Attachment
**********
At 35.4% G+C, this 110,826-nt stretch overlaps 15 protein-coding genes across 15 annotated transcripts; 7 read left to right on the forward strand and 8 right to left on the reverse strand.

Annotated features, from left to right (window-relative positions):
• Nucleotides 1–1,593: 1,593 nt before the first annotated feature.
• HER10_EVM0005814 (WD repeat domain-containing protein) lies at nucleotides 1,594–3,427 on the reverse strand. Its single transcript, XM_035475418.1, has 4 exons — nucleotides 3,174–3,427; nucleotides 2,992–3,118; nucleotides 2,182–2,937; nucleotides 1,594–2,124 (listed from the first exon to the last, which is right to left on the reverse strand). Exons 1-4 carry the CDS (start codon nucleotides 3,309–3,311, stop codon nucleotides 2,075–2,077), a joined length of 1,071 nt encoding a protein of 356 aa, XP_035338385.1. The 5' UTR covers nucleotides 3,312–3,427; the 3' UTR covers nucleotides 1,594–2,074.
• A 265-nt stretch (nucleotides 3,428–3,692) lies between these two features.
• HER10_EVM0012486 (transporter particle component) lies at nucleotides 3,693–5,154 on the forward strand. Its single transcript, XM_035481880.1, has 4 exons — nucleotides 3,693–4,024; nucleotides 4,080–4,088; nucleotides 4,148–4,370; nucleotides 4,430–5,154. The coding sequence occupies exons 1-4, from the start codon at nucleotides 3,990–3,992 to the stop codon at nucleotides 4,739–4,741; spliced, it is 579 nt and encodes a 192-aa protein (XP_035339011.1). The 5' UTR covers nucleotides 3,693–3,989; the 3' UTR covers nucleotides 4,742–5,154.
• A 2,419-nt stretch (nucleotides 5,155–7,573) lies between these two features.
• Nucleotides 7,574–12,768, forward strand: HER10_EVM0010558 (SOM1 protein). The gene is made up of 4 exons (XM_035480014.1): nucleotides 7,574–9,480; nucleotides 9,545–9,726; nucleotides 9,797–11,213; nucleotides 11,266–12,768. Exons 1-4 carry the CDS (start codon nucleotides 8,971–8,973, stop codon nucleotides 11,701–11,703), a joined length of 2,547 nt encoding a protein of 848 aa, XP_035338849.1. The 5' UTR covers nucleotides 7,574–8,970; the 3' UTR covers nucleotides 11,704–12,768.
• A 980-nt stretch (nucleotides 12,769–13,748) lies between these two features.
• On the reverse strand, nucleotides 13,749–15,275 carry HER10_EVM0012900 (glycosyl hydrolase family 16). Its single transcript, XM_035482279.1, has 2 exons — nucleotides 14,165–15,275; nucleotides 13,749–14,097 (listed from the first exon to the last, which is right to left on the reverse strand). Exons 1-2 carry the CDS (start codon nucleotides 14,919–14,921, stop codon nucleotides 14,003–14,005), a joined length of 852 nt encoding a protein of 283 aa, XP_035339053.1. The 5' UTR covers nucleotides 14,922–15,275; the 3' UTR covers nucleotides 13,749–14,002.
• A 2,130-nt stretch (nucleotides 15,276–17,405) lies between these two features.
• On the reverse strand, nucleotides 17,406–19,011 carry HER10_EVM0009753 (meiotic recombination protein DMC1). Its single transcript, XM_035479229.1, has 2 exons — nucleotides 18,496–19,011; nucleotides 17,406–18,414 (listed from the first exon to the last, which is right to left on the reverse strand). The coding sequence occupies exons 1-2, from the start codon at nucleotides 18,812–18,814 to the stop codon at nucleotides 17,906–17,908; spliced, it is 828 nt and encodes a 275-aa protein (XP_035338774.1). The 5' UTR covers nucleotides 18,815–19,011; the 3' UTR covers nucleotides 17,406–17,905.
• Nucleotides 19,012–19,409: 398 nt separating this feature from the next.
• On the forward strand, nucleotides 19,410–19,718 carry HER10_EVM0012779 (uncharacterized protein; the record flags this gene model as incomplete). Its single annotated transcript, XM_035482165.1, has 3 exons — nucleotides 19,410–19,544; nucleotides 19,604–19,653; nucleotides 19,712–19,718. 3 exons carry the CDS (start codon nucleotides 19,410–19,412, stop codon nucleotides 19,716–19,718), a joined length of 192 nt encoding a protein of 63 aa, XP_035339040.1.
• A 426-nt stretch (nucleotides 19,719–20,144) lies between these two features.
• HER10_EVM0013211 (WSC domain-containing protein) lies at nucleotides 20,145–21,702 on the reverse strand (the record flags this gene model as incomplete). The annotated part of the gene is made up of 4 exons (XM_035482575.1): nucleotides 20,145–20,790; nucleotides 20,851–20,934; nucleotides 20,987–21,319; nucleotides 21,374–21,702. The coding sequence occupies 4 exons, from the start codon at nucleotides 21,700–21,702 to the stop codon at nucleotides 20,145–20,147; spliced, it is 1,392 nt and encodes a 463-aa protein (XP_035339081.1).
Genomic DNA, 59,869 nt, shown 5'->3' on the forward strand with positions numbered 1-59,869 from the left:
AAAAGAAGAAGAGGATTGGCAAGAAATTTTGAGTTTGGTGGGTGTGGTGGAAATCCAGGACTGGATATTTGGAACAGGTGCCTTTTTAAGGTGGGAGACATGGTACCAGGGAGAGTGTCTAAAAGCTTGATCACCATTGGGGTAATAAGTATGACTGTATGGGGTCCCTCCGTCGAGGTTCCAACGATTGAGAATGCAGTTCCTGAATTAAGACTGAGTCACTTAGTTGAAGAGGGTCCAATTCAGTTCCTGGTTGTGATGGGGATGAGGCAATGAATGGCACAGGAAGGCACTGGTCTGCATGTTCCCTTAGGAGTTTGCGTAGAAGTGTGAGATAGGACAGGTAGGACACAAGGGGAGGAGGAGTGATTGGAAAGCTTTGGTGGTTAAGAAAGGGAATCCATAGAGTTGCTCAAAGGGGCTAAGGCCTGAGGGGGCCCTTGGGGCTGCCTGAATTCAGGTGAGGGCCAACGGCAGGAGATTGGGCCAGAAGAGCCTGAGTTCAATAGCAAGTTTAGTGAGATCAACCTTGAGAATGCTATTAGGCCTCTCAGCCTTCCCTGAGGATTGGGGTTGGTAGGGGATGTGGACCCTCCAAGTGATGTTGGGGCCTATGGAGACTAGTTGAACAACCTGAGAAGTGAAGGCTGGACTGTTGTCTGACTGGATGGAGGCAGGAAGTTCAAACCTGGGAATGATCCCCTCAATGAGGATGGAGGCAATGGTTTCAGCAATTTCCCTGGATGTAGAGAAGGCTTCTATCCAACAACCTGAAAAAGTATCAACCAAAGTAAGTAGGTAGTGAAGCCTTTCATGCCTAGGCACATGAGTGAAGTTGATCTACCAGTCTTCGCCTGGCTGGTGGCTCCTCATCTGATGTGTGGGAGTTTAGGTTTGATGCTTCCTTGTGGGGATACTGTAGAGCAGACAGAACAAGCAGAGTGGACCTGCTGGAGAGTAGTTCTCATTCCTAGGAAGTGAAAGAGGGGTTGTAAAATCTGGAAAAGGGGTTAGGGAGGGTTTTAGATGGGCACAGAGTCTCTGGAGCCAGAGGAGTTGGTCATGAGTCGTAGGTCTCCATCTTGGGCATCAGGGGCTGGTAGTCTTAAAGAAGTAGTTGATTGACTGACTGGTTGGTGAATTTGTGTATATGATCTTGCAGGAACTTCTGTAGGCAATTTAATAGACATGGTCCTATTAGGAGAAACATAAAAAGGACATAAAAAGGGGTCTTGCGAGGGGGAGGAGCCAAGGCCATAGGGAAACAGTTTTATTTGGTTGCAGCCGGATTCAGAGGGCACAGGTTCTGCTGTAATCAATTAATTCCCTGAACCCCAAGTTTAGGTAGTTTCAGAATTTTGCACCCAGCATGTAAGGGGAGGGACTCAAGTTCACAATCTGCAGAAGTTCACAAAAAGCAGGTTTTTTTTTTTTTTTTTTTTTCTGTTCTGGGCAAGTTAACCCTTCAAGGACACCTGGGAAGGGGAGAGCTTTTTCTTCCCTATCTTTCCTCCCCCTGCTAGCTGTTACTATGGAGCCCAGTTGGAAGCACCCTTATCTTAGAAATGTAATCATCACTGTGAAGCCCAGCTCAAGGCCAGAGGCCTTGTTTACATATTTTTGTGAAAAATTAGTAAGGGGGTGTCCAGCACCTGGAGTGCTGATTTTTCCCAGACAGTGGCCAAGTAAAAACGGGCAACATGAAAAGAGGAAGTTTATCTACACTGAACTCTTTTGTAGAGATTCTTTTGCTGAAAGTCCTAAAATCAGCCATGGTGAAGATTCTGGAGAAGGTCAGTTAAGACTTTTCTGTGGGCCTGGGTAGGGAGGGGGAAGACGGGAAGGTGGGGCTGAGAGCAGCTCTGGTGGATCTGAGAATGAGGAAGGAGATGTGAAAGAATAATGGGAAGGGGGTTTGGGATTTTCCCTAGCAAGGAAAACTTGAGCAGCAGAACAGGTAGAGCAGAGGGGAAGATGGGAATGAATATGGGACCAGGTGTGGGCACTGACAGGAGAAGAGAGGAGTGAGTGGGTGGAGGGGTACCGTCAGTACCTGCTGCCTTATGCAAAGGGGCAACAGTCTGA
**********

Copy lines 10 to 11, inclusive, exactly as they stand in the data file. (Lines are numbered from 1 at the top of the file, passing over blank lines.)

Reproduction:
• On the reverse strand, nucleotides 13,749–15,275 carry HER10_EVM0012900 (glycosyl hydrolase family 16). Its single transcript, XM_035482279.1, has 2 exons — nucleotides 14,165–15,275; nucleotides 13,749–14,097 (listed from the first exon to the last, which is right to left on the reverse strand). Exons 1-2 carry the CDS (start codon nucleotides 14,919–14,921, stop codon nucleotides 14,003–14,005), a joined length of 852 nt encoding a protein of 283 aa, XP_035339053.1. The 5' UTR covers nucleotides 14,922–15,275; the 3' UTR covers nucleotides 13,749–14,002.
• A 2,130-nt stretch (nucleotides 15,276–17,405) lies between these two features.